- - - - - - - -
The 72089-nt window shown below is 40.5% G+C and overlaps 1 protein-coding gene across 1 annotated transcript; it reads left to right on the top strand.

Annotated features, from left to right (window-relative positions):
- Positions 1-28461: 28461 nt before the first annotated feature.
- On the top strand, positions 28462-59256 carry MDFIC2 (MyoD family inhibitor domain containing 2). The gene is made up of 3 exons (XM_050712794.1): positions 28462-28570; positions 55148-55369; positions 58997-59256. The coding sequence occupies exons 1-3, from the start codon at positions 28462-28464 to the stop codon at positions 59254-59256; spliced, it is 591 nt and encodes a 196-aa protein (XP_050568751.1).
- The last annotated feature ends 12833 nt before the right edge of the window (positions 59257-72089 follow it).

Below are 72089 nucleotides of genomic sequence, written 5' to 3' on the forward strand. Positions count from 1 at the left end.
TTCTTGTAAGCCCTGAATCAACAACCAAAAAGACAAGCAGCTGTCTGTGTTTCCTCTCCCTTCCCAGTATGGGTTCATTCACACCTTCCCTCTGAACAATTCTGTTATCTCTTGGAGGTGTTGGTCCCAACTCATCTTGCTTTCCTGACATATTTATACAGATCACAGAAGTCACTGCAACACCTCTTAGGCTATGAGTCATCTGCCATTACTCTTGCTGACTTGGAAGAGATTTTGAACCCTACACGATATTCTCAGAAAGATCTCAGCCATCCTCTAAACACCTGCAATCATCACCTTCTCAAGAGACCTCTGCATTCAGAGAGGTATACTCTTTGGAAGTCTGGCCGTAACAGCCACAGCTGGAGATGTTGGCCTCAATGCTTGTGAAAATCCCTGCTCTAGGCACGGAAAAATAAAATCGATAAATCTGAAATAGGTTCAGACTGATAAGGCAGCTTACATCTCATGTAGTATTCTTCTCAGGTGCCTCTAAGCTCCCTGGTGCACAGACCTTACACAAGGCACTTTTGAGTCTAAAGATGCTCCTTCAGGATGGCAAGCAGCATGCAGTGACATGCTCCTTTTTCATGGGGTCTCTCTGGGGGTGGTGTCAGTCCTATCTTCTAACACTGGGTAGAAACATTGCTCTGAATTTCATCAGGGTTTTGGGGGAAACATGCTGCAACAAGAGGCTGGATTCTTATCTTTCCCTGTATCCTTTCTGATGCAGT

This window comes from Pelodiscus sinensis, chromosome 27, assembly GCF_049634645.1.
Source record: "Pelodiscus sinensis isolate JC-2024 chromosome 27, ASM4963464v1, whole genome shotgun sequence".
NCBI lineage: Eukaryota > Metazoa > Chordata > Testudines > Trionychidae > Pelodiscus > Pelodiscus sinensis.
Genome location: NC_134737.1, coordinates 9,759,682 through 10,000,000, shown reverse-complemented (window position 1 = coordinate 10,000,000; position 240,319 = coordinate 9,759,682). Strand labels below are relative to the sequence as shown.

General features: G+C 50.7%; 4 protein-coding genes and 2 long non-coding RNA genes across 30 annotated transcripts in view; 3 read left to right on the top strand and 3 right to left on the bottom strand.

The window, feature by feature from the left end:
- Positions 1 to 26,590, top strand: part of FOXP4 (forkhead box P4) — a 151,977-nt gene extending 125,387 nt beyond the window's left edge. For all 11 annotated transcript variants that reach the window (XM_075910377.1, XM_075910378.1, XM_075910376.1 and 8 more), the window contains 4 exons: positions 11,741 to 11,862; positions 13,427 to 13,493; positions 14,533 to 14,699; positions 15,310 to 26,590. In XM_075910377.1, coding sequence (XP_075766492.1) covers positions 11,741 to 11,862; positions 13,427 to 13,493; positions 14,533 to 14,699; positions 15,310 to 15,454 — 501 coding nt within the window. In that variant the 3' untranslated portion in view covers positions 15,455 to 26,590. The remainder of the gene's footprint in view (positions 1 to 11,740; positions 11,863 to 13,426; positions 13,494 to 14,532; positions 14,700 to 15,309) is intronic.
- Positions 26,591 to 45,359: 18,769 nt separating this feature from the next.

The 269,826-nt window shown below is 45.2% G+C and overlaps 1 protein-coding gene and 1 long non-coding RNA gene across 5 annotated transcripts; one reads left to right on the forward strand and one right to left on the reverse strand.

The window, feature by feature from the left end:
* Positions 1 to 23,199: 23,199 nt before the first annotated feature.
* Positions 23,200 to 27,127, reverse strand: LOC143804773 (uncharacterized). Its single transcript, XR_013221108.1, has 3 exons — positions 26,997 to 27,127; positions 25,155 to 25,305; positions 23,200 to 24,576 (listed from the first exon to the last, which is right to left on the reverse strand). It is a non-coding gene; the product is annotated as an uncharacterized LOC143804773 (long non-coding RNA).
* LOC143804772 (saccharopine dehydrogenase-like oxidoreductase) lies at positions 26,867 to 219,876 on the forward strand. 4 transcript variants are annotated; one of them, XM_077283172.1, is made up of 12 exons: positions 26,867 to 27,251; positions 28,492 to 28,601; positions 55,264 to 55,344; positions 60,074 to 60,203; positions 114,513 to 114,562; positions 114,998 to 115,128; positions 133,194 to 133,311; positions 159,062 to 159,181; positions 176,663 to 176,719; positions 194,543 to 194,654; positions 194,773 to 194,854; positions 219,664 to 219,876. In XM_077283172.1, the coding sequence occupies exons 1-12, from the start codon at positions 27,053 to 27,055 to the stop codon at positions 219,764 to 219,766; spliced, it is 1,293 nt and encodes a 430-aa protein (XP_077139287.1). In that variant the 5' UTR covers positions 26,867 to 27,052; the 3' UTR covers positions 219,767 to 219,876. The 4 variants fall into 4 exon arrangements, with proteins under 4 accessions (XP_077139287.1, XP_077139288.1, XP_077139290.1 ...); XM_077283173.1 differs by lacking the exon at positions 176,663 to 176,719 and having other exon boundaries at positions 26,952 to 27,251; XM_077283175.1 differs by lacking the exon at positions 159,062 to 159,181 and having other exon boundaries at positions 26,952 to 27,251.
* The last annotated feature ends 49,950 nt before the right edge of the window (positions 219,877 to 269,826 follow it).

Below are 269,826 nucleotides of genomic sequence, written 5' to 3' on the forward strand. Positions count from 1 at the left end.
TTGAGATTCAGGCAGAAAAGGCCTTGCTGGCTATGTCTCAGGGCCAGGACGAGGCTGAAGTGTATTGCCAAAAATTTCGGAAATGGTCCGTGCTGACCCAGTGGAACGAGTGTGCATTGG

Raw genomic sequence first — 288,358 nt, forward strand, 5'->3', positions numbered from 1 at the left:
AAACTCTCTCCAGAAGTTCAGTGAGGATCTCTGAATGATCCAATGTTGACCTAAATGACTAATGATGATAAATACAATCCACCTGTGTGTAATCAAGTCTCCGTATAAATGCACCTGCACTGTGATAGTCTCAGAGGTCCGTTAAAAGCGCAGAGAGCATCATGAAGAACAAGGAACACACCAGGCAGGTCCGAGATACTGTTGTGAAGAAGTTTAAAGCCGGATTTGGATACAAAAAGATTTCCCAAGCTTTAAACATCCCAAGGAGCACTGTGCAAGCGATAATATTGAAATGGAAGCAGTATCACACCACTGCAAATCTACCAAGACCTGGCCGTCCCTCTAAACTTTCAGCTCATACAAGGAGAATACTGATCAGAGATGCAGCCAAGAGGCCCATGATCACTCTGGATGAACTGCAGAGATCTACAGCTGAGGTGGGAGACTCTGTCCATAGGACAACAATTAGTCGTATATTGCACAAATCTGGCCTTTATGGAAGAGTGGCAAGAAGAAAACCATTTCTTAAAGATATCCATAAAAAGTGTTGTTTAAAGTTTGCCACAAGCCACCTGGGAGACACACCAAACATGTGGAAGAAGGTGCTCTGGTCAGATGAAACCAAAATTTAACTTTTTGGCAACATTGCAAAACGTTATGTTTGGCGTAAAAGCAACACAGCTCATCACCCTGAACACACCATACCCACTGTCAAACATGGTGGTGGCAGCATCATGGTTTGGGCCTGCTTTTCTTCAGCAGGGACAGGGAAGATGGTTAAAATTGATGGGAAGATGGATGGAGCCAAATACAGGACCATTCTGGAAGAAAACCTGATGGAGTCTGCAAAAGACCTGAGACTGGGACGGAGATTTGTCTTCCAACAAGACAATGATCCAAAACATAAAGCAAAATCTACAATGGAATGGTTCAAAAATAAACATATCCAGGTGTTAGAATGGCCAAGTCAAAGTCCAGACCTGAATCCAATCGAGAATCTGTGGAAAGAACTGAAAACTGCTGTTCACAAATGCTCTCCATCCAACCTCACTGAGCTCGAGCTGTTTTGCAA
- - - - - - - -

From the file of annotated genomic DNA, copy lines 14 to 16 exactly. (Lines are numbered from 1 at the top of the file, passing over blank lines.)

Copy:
- Positions 1 to 26,590, top strand: part of FOXP4 (forkhead box P4) — a 151,977-nt gene extending 125,387 nt beyond the window's left edge. For all 11 annotated transcript variants that reach the window (XM_075910377.1, XM_075910378.1, XM_075910376.1 and 8 more), the window contains 4 exons: positions 11,741 to 11,862; positions 13,427 to 13,493; positions 14,533 to 14,699; positions 15,310 to 26,590. In XM_075910377.1, coding sequence (XP_075766492.1) covers positions 11,741 to 11,862; positions 13,427 to 13,493; positions 14,533 to 14,699; positions 15,310 to 15,454 — 501 coding nt within the window. In that variant the 3' untranslated portion in view covers positions 15,455 to 26,590. The remainder of the gene's footprint in view (positions 1 to 11,740; positions 11,863 to 13,426; positions 13,494 to 14,532; positions 14,700 to 15,309) is intronic.
- Positions 26,591 to 45,359: 18,769 nt separating this feature from the next.

The 269,826-nt window shown below is 45.2% G+C and overlaps 1 protein-coding gene and 1 long non-coding RNA gene across 5 annotated transcripts; one reads left to right on the forward strand and one right to left on the reverse strand.